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Syrians Insist on Changing the Regime, No Dialogue, in Various Cities

July 8, 2011

Editor's Note:

The Arab media, particularly TV stations, have shown an escalation of the Syrian protests against the dictatorial regime of Al-Assad family. Protests have spread all over the country with more people's participation than ever before. Syrian protesters have continued calling for a complete change of the regime ("Befalling the Regime," as Arabs say). This Friday, they chanted, "No Dialogue" But "Befalling the Regime."

Two important observations can be mentioned to describe what has been happening in Syria recently. First, the regime's security forces have not cracked on the protesters in this Friday protests, meaning that they have learned their lesson. Basically, everytime they kill protesters, it leads to more anger and more protests.

The second observation is that the capital, Damascus, and the second major city, 'Halab, have been almost void of protests. This means that the regime has focused its efforts on these two cities to prevent the spread of protests to them. The objective is making these two cities as the regime's castle, copying the Qadhafi Libyan regime's focus on Tripoli and Al-Zawiyah, as its strongholds.

By allowing the French and US ambassadors to come to 'Hamah this Friday and by not cracking down on protesters there, the Assad regime wants to show cooperation with the US and France in an attempt to win them against the revolting Syrian people.

It's doubtful that the ambassadors would go to Hamah without approval of the regime, despite its claims to the contrary.



Syria blasts overt US meddling

Press TV, Friday July 8, 2011 6:41AM

US Ambassador to Syria Robert Ford Syria has charged the United States with meddling in its internal affairs and inciting unrest by dispatching its ambassador to the restive city of Hama without coordination with Syrian authorities.

In a statement issued in Damascus on Thursday, the Syrian Foreign Ministry criticized US Ambassador Robert Ford for his unauthorized visit to Hama without prior arrangements with Syrian officials, describing it as a “clear evidence” of a US attempt to incite instability in the country, the Syrian Arab News Agency reported.

''The presence of the US ambassador in Hama city without obtaining a prior permission from the Foreign Ministry, as stipulated by instructions distributed repeatedly to all the embassies, is clear evidence of the US involvement in the ongoing events in Syria and its bid to aggravate the situation which destabilizes Syria,'' the Foreign Ministry statement said.

''As Syria alerts to the danger of such irresponsible behavior, it stresses, irrespective of such conduct, its resolve to continue to take all the measures needed to restore security and stability in the country,” added the statement.

The US State Department had earlier announced that Ford's travel to Hama was made with the intention of showing solidarity with anti-government 'protestors.'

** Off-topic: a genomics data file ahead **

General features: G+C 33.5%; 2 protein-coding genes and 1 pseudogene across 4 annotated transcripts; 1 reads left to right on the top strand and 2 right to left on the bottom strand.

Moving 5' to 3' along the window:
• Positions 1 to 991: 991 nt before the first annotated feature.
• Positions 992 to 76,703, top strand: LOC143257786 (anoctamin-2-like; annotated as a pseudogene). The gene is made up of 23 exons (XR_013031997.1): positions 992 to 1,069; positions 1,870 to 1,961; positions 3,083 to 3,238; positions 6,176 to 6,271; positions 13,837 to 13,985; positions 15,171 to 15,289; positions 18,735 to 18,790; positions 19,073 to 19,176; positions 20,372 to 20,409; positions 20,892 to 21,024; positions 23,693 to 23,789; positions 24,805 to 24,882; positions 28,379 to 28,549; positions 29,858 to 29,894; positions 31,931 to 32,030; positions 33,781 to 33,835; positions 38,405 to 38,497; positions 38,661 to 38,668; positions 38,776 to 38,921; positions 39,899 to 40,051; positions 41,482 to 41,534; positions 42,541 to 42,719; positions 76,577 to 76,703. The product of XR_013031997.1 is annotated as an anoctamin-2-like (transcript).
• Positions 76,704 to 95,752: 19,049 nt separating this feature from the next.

Observers believe the US move represents an outright attempt to incite revolt in another country, contrary to international diplomatic norms.

In her recent visit to Lithuania, US Secretary of State Hillary Clinton issued a threat to the Syrian government, vowing that it will face more unrest unless it implements swift reforms.

She boasted that the clock was ticking against Syria, demanding Damascus to “begin a genuine transition to democracy" or face an increasingly organized resistance,

Some analysts have cast doubt on Clinton's advocacy of “democracy” in Syria, insisting that it is part of a US effort to impose its hegemony over Syria.

“I think the United States wants a political prize from Syria. They are not interested in reforms inside Syria, because the United States wants to [create a] divide between Iran, Hezbollah and Syria, because it is strategically very important for the United States and Israel,” says political analyst Bassam Abdallah.

Syria has been experiencing unrest in the past months, with demonstrations held both against and in support of President Bashar al-Assad's government. Hundreds have been reported killed when some protest rallies turned into armed clashes between alleged protesters and state security forces as well as organized attacks by well-armed gangs against Syrian police forces and border guards in north of the country.

Meanwhile, in a Thursday address, Iran's Leader of the Islamic Revolution described Syria as a frontline state in the resistance against Israel, insisting that recent unrest in the country has been propped up and actively supported by US and Israeli elements outside the country and that in no way does it resemble recent popular uprisings in the region


US ambassador's visit to Hama prompts Syrian ire
Syria has reacted with anger to the Thursday visit of United States ambassador Robert Ford to Hama, accusing the US of meddling and damaging the country's security. Hundreds have fled the city ahead of Friday's planned demonstrations.
By News Wires (text)

AFP - Syria accused the United States of meddling after the US ambassador visited the flashpoint city of Hama, where hundreds have fled fearing a crackdown ahead of anti-regime demonstrations on Friday.

"The presence of the US ambassador in Hama without previous permission is obvious proof of the implication of the United States in the ongoing events, and of their attempts to increase (tensions), which damage Syria's security and stability," the foreign ministry said in a statement.

"Syria warns against such irresponsible behaviour and stresses its determination to continue to take all measures that will bring back calm and stability to the country," it added after Robert Ford's visit.

Hundreds of people have fled Hama ahead of planned demonstrations Friday under the banner of "no to dialogue" with President Bashar al-Assad's regime, activists said.

They were headed for Salamiyah, some 30 kilometres (18 miles) to the southeast.

Syrian authorities have been trying to quell protests in Hama, traditionally a centre of opposition to the central government, and had positioned tanks on the main entrances to the city, except in the north.

The Syrian Observatory for Human Rights said that about 100 families -- or 1,000 people in total -- had left Hama, where it said Syrian troops had killed 25 civilians since Tuesday.

Observatory chief Rami Abdel Rahman said two civilians were killed on Thursday at Hama.

"Security forces shot them in the legs and then ran them over in their vehicle. They were fatally injured and died on the way to hospital," he said.

A senior US official, speaking on condition of anonymity, said Ambassador Ford visited the tense city to "make contact" with opposition leaders.